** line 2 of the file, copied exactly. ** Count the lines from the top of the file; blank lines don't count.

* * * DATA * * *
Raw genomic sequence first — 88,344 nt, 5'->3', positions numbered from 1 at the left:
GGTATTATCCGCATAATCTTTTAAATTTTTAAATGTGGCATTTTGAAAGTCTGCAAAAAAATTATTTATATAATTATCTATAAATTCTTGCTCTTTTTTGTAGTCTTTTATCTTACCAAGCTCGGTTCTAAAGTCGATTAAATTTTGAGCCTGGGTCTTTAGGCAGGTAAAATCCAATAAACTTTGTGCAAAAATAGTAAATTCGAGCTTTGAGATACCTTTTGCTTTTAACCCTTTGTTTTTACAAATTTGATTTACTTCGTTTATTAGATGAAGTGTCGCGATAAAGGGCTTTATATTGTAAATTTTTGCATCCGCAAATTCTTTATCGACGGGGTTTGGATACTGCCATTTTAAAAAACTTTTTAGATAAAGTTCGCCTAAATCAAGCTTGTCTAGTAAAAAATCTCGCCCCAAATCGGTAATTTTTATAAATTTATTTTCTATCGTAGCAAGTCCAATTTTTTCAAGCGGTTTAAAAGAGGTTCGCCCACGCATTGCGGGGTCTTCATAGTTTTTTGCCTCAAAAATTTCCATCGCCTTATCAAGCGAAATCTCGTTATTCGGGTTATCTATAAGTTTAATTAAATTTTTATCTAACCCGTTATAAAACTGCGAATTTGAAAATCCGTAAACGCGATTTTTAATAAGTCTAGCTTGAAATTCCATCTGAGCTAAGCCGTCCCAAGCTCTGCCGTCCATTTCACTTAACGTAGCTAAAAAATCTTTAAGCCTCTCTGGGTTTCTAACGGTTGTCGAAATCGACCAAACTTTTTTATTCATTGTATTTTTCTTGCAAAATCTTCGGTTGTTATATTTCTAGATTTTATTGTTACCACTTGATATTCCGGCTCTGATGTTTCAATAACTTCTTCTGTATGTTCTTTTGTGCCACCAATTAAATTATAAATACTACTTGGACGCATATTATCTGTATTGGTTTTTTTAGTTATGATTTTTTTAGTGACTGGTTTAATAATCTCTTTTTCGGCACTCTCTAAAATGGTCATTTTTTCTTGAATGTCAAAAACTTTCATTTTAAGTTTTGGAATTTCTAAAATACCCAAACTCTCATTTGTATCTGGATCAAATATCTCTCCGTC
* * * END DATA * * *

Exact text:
GGTATTATCCGCATAATCTTTTAAATTTTTAAATGTGGCATTTTGAAAGTCTGCAAAAAAATTATTTATATAATTATCTATAAATTCTTGCTCTTTTTTGTAGTCTTTTATCTTACCAAGCTCGGTTCTAAAGTCGATTAAATTTTGAGCCTGGGTCTTTAGGCAGGTAAAATCCAATAAACTTTGTGCAAAAATAGTAAATTCGAGCTTTGAGATACCTTTTGCTTTTAACCCTTTGTTTTTACAAATTTGATTTACTTCGTTTATTAGATGAAGTGTCGCGATAAAGGGCTTTATATTGTAAATTTTTGCATCCGCAAATTCTTTATCGACGGGGTTTGGATACTGCCATTTTAAAAAACTTTTTAGATAAAGTTCGCCTAAATCAAGCTTGTCTAGTAAAAAATCTCGCCCCAAATCGGTAATTTTTATAAATTTATTTTCTATCGTAGCAAGTCCAATTTTTTCAAGCGGTTTAAAAGAGGTTCGCCCACGCATTGCGGGGTCTTCATAGTTTTTTGCCTCAAAAATTTCCATCGCCTTATCAAGCGAAATCTCGTTATTCGGGTTATCTATAAGTTTAATTAAATTTTTATCTAACCCGTTATAAAACTGCGAATTTGAAAATCCGTAAACGCGATTTTTAATAAGTCTAGCTTGAAATTCCATCTGAGCTAAGCCGTCCCAAGCTCTGCCGTCCATTTCACTTAACGTAGCTAAAAAATCTTTAAGCCTCTCTGGGTTTCTAACGGTTGTCGAAATCGACCAAACTTTTTTATTCATTGTATTTTTCTTGCAAAATCTTCGGTTGTTATATTTCTAGATTTTATTGTTACCACTTGATATTCCGGCTCTGATGTTTCAATAACTTCTTCTGTATGTTCTTTTGTGCCACCAATTAAATTATAAATACTACTTGGACGCATATTATCTGTATTGGTTTTTTTAGTTATGATTTTTTTAGTGACTGGTTTAATAATCTCTTTTTCGGCACTCTCTAAAATGGTCATTTTTTCTTGAATGTCAAAAACTTTCATTTTAAGTTTTGGAATTTCTAAAATACCCAAACTCTCATTTGTATCTGGATCAAATATCTCTCCGTC